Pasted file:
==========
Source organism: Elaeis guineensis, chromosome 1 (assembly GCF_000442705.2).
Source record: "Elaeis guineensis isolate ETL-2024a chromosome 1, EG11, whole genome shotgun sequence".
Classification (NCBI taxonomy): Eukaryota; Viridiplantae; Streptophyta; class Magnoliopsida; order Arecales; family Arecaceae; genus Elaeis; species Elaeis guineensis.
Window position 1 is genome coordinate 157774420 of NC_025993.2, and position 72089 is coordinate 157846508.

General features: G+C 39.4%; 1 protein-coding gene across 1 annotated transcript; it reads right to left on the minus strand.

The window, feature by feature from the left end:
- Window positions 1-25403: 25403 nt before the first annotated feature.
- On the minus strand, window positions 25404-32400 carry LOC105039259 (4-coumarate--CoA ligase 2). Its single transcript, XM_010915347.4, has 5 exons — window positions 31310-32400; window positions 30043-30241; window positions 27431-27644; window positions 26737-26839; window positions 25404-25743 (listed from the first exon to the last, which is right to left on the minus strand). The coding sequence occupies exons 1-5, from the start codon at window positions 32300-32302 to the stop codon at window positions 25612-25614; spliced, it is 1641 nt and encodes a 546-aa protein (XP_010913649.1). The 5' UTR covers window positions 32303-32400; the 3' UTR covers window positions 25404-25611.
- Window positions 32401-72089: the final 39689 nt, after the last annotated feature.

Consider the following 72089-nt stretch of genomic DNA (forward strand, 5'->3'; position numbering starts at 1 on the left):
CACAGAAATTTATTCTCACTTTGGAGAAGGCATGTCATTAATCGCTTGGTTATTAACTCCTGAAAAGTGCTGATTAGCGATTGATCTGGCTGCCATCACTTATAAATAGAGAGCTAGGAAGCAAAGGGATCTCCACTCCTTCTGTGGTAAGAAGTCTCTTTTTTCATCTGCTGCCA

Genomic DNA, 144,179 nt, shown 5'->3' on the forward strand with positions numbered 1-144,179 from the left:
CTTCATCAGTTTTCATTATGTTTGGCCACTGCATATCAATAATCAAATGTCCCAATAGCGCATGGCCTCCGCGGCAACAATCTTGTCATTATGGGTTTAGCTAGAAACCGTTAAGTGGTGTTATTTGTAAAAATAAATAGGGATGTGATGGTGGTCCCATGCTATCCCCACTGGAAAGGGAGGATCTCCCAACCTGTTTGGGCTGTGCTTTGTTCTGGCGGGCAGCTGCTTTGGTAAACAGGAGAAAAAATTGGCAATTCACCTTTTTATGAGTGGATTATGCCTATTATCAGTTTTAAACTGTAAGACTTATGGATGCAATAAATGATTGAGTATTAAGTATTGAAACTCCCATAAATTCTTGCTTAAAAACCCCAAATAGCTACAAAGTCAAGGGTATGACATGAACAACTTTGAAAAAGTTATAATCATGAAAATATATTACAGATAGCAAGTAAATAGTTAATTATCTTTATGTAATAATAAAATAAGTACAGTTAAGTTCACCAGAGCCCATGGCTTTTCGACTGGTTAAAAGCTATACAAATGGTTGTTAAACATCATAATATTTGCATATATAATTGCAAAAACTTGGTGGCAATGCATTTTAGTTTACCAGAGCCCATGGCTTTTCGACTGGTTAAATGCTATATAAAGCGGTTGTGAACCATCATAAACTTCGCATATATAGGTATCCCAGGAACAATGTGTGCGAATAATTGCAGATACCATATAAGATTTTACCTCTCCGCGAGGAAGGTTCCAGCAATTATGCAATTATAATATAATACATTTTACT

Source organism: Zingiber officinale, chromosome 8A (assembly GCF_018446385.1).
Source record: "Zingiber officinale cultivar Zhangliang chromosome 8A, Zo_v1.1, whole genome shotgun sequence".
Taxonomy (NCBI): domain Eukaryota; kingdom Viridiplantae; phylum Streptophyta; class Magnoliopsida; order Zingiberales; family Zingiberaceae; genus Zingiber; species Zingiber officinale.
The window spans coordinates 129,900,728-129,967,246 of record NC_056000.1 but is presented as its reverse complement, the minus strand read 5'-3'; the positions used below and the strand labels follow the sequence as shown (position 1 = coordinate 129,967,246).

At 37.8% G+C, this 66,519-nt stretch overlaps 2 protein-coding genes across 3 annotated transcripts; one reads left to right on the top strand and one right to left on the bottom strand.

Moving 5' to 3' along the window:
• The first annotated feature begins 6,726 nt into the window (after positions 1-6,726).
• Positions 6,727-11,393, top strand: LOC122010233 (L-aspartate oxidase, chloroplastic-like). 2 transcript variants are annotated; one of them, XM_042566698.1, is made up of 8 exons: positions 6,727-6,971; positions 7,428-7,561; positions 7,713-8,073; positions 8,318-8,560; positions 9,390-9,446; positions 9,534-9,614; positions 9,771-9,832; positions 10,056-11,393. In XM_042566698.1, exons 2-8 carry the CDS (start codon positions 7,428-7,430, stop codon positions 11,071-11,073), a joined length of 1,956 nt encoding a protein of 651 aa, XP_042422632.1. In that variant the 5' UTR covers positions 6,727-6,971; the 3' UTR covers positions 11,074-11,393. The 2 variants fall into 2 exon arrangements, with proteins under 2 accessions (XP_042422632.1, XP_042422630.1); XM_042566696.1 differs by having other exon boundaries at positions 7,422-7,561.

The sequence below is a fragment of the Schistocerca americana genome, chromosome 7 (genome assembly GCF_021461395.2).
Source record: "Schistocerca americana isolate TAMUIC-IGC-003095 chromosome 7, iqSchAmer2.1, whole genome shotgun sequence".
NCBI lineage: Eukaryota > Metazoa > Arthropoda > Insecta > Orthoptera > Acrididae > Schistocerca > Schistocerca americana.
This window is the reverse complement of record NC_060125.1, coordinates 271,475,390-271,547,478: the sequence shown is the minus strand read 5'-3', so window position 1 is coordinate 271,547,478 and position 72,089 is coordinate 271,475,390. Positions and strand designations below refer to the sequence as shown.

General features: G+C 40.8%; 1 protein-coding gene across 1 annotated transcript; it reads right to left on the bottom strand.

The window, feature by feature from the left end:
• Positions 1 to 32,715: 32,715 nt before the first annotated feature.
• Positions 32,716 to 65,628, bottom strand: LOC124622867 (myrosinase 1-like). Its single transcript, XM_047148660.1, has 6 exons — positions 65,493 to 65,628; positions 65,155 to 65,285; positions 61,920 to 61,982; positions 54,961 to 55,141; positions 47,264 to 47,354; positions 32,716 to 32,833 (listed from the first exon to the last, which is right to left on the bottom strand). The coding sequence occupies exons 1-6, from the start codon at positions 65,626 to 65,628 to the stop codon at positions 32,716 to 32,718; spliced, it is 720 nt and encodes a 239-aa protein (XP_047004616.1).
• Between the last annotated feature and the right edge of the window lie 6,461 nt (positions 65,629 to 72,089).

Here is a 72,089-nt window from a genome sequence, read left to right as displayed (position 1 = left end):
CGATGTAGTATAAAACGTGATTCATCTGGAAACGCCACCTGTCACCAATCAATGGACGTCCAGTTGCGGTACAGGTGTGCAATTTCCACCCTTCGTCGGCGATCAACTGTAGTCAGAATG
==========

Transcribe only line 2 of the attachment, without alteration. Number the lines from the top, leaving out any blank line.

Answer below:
Source record: "Elaeis guineensis isolate ETL-2024a chromosome 1, EG11, whole genome shotgun sequence".